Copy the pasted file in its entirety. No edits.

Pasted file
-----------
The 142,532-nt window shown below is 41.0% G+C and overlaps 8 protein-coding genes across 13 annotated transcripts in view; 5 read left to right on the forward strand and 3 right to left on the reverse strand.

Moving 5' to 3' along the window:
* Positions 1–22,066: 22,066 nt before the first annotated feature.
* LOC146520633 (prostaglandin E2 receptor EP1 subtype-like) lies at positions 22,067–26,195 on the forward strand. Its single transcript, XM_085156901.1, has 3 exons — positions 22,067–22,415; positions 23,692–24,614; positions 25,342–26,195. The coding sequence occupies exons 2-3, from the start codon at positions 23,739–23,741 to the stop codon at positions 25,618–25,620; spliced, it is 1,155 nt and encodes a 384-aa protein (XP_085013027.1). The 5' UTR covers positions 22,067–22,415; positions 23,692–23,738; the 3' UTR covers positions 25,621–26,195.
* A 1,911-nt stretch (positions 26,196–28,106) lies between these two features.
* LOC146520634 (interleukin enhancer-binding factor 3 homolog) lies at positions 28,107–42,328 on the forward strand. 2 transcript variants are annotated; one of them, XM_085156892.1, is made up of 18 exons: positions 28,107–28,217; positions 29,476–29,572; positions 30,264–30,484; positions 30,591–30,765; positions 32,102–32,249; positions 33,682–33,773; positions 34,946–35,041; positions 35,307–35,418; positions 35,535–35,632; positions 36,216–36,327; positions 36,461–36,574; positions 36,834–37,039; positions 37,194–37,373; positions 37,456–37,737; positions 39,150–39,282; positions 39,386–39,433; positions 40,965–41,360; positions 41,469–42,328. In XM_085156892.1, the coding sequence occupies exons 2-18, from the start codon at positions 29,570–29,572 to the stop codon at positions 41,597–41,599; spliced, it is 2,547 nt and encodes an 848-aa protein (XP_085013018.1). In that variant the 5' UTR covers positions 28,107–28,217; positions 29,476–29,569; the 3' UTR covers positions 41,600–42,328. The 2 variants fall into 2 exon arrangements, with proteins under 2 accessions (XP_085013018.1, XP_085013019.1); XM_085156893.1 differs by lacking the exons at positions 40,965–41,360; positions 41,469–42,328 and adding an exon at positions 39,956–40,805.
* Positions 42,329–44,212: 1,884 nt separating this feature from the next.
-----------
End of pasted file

The 142,532-nt window shown below is 41.0% G+C and overlaps 8 protein-coding genes across 13 annotated transcripts in view; 5 read left to right on the forward strand and 3 right to left on the reverse strand.

Moving 5' to 3' along the window:
* Positions 1–22,066: 22,066 nt before the first annotated feature.
* LOC146520633 (prostaglandin E2 receptor EP1 subtype-like) lies at positions 22,067–26,195 on the forward strand. Its single transcript, XM_085156901.1, has 3 exons — positions 22,067–22,415; positions 23,692–24,614; positions 25,342–26,195. The coding sequence occupies exons 2-3, from the start codon at positions 23,739–23,741 to the stop codon at positions 25,618–25,620; spliced, it is 1,155 nt and encodes a 384-aa protein (XP_085013027.1). The 5' UTR covers positions 22,067–22,415; positions 23,692–23,738; the 3' UTR covers positions 25,621–26,195.
* A 1,911-nt stretch (positions 26,196–28,106) lies between these two features.
* LOC146520634 (interleukin enhancer-binding factor 3 homolog) lies at positions 28,107–42,328 on the forward strand. 2 transcript variants are annotated; one of them, XM_085156892.1, is made up of 18 exons: positions 28,107–28,217; positions 29,476–29,572; positions 30,264–30,484; positions 30,591–30,765; positions 32,102–32,249; positions 33,682–33,773; positions 34,946–35,041; positions 35,307–35,418; positions 35,535–35,632; positions 36,216–36,327; positions 36,461–36,574; positions 36,834–37,039; positions 37,194–37,373; positions 37,456–37,737; positions 39,150–39,282; positions 39,386–39,433; positions 40,965–41,360; positions 41,469–42,328. In XM_085156892.1, the coding sequence occupies exons 2-18, from the start codon at positions 29,570–29,572 to the stop codon at positions 41,597–41,599; spliced, it is 2,547 nt and encodes an 848-aa protein (XP_085013018.1). In that variant the 5' UTR covers positions 28,107–28,217; positions 29,476–29,569; the 3' UTR covers positions 41,600–42,328. The 2 variants fall into 2 exon arrangements, with proteins under 2 accessions (XP_085013018.1, XP_085013019.1); XM_085156893.1 differs by lacking the exons at positions 40,965–41,360; positions 41,469–42,328 and adding an exon at positions 39,956–40,805.
* Positions 42,329–44,212: 1,884 nt separating this feature from the next.